I was immediately intrigued by the host’s description of his guest: “an opinionated centrist.” Not being fond of political labels (at least for moiself ), I don’t consider moiself to be a centrist. Rather, I approach issues as a “Does this make sense?-trist.” When some folks on The Far Left ® find out my liberal/religion-free/ flaming feminist viewpoints, they assume that I’ll tick off all their boxes on particular issues. And when they find out that I do not, *they* get ticked off.
My intrigue-ears perked up for other reasons as well, including the fact that McWhorter is a linguistics professor. Being a linguist, as in studying the cultural and cognitive development and application of languages, is one of my “if-I-were-to-do-it-all-over-again” professions.  Now, just because I maintain an interest in that area of study doesn’t mean that I have any current and/or particular skill in or aptitude for languages – far from it, as anyone who has heard me mangle the French language could attest to. And while moiself is on the subject I’d like to offer a shout-out to all you Parisian shopkeepers and restauranters who, despite the stereotype of the snooty French, were most patient and gracious with me when I was visiting your merveilluse ville and tried to order a pain au chocolat in every venue possible.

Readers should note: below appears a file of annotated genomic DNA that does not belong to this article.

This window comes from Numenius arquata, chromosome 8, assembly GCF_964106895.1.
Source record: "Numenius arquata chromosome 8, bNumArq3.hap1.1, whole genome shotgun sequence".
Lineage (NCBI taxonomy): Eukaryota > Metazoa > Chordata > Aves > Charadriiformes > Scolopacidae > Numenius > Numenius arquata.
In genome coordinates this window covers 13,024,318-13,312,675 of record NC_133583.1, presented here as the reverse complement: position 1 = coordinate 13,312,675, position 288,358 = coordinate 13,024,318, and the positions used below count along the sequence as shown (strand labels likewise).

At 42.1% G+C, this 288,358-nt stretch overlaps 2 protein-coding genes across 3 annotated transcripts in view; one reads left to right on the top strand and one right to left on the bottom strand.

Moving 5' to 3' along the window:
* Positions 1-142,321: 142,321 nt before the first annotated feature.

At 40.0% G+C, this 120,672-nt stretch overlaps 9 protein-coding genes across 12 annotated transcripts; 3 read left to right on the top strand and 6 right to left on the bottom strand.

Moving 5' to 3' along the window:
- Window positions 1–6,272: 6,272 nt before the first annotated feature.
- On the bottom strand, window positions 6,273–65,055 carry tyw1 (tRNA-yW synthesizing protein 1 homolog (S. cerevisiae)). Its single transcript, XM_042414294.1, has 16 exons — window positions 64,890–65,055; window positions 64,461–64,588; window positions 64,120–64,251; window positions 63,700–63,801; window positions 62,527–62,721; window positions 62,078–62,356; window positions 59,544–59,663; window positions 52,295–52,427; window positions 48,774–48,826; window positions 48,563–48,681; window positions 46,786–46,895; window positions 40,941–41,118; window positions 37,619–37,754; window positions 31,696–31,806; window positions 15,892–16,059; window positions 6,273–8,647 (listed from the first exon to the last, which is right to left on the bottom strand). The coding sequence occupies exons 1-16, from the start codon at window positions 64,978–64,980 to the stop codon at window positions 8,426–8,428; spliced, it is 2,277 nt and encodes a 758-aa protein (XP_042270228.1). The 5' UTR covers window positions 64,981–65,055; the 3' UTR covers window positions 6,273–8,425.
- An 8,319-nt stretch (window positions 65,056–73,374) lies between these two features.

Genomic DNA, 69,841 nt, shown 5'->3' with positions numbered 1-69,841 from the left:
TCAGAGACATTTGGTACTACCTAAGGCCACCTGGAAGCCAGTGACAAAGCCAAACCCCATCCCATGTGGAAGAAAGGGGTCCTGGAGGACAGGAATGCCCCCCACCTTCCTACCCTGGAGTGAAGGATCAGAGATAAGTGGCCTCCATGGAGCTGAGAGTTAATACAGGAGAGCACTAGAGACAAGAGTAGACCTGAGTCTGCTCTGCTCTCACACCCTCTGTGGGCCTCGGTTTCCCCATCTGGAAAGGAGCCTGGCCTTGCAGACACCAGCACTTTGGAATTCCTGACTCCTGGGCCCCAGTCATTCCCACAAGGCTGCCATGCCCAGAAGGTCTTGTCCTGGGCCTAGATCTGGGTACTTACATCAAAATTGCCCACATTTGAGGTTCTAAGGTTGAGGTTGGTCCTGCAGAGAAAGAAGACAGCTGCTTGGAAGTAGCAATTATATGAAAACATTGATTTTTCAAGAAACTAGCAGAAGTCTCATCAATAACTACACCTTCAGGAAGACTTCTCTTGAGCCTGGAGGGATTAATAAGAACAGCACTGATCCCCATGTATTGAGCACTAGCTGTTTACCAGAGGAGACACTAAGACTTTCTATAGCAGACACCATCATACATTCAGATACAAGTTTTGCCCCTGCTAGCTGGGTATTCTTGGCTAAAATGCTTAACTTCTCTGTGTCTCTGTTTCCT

Once again, I digress.
Back to the podcast opening.
“In your day job, you (McWhorter) are a linguist at Columbia University and you also moonlight as a commentator on American society, especially around issues of race. But I’d like to talk first about linguistics, because I suspect if we start on race, we’ll never make our way back to linguistics.”